By Saule Tasboulatova
Hearings are ongoing at Atyrau economic court with regards to the appeal filed by NCOC consortium against the instruction of the regional ecology department about payment for damage based on audits carried out after gas pipeline leaks (see “Consortium faces ecological penalty amounting to 134bn tenge”).
Calculations showed that nearly 2,8mln cubes of sour gas was flared as the result of several leaks at Bolashak processing facility. In accordance with RoK Code “On Administrative Offences” the administrative proceedings have been initiated. The final hearings are set for April 28.
To recall, the first leakage of high-sulfurous gas from on-shore section of gas pipeline (located 2,5 km from Bolashak facility) was identified on September 24, 2013. On that day about 700 thousand cubes of sour gas was flared. Environmental monitoring stations (located within 7 km from the plant) detected that maximum permissible concentration of H2S in the air was exceeded by 40 times on September 24 during the period from 06:00 till 06:20hrs.
On October 9, after re-start of production and transportation of crude through pipelines the second leak took place, which also led to flaring of considerable amounts of sour gas.
After repairs the damaged gas pipeline was filled with fuel gas for detection of possible defects on other areas of gas pipeline. As the result of this 4 more leaks have been discovered on the weld joints.
Even after the initial inspection of pipes 32 cracks have been were revealed. The editorial office has at its disposal the copy of the Inspection Statement where it is specified: “… out of 32 identified cracks 29 of them were found welded joints that indicates the irresponsible and malicious negligence allowed by contractors during construction activities”.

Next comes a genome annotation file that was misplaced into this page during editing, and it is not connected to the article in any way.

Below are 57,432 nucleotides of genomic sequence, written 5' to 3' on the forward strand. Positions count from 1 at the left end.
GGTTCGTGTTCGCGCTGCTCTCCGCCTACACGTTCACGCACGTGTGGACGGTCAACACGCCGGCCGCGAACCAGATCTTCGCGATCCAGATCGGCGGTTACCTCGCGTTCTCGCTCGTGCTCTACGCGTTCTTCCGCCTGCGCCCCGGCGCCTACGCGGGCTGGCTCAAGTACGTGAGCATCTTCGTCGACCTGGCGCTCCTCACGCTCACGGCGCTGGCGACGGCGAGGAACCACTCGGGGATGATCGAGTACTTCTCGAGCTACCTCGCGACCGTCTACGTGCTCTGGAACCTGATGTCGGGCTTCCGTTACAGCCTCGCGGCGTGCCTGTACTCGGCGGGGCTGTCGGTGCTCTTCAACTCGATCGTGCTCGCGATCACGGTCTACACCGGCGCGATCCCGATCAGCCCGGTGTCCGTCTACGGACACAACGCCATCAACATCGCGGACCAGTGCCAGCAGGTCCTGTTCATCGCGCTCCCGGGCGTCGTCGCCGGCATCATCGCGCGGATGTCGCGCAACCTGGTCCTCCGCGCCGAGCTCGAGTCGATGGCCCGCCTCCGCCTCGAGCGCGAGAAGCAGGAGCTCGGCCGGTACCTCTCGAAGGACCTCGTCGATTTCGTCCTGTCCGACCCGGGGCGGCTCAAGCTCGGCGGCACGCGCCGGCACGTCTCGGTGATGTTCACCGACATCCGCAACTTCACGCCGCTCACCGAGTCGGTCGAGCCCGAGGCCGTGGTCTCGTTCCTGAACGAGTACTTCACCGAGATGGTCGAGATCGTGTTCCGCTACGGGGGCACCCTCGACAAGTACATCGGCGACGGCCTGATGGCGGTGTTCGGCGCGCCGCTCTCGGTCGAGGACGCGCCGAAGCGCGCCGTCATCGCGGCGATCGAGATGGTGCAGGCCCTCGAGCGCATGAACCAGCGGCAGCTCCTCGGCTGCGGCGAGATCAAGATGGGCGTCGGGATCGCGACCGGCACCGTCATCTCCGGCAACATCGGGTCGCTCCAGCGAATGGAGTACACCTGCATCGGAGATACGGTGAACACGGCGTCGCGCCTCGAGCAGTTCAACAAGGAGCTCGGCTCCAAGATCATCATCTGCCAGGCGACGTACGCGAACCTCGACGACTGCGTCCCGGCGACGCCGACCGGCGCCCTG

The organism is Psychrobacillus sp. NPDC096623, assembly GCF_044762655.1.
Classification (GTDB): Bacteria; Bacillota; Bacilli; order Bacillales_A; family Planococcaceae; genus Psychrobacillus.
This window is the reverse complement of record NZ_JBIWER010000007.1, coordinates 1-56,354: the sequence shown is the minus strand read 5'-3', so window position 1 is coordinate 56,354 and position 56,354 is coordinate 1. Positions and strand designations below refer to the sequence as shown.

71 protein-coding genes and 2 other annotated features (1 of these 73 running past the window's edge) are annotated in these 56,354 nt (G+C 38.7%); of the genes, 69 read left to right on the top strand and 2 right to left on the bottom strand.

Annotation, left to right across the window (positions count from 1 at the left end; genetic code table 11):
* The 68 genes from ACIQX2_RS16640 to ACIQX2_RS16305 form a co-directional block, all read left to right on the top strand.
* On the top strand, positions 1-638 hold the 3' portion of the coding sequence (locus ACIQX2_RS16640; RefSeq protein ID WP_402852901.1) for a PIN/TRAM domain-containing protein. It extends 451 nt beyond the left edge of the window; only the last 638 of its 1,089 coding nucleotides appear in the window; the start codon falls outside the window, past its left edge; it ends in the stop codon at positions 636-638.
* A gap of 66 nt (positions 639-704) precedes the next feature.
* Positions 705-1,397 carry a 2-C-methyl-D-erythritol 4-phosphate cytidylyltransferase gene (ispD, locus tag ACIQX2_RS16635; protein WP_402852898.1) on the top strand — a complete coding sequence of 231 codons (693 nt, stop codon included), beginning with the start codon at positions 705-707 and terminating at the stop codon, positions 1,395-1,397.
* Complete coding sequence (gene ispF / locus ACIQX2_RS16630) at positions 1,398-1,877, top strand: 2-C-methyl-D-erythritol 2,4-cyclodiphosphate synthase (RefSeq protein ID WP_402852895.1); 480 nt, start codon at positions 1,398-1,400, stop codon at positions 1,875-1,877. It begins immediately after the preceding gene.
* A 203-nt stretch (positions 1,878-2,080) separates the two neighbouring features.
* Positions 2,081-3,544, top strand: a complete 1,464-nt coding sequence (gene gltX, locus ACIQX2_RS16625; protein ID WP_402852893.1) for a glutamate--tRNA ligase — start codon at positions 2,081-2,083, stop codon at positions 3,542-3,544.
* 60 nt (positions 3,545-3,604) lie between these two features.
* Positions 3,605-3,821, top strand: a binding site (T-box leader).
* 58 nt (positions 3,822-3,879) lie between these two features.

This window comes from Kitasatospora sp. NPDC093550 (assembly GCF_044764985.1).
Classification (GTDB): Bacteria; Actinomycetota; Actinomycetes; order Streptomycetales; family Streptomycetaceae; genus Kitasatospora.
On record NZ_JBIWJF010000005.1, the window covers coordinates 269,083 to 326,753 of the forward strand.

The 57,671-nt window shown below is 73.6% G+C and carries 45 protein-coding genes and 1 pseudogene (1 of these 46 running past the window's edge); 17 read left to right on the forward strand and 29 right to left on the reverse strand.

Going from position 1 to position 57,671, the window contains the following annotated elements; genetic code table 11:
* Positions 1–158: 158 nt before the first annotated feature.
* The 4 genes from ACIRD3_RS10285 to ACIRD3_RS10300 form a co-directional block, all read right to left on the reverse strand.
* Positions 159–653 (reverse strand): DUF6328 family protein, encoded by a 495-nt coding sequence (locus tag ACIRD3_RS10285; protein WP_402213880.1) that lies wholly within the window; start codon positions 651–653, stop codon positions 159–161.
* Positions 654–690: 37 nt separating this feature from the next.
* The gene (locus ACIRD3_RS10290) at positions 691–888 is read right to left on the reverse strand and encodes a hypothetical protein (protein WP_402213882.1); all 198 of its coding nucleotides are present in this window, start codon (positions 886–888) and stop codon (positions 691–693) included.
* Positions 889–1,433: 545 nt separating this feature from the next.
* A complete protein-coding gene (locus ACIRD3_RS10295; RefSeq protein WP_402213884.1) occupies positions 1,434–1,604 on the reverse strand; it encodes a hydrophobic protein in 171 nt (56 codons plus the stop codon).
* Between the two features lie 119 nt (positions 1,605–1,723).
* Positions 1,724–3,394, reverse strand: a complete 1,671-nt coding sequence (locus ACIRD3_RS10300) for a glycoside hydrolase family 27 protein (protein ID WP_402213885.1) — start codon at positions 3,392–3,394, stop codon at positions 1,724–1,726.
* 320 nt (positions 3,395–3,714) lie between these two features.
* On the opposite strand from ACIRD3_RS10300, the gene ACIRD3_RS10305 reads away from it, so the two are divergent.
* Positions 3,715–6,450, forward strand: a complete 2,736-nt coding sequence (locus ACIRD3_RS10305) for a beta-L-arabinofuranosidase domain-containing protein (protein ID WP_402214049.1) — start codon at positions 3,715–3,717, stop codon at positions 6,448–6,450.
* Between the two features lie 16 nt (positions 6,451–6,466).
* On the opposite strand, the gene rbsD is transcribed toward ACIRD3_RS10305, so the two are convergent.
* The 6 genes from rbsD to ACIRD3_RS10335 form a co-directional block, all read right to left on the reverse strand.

The construction of gas pipeline was started on August 11, 2005 and completed on May 25, 2012. The total length of pipeline is 95 km (66 km - under the seabed and 29 km on land). The general contractor was Saipem SpA.
Also the Inspection Statement pays attention to the following: “According to the conclusion of the state ecological expertise under the RoK Ministry of Environmental Protection dated 22 June 2005… the specified pipeline was designed for transportation of dehydrated gas with content of sulfur and carbon dioxide not exceeding 12.9%. However, the actual critical content of sulfur and carbon dioxide in the associated gas is over 16% that may lead to formation of micro cracks in the metal”.
To recall, the preliminary inspection results are indicative of sulfide stress cracking due to high hardness (i.e. high brittleness) of pipes on the joints where cracked were formed. According to ecologists, the main conditions for sulfide stress cracking are vulnerable materials (not conforming to ISO requirements), media (presence of H2S and water), presence of metal stress (residual or induced).
Currently, TWI and other specialized laboratories of France and Italy are examining the pipe samples. NCOC press service reported that the results will be ready in April, 2014.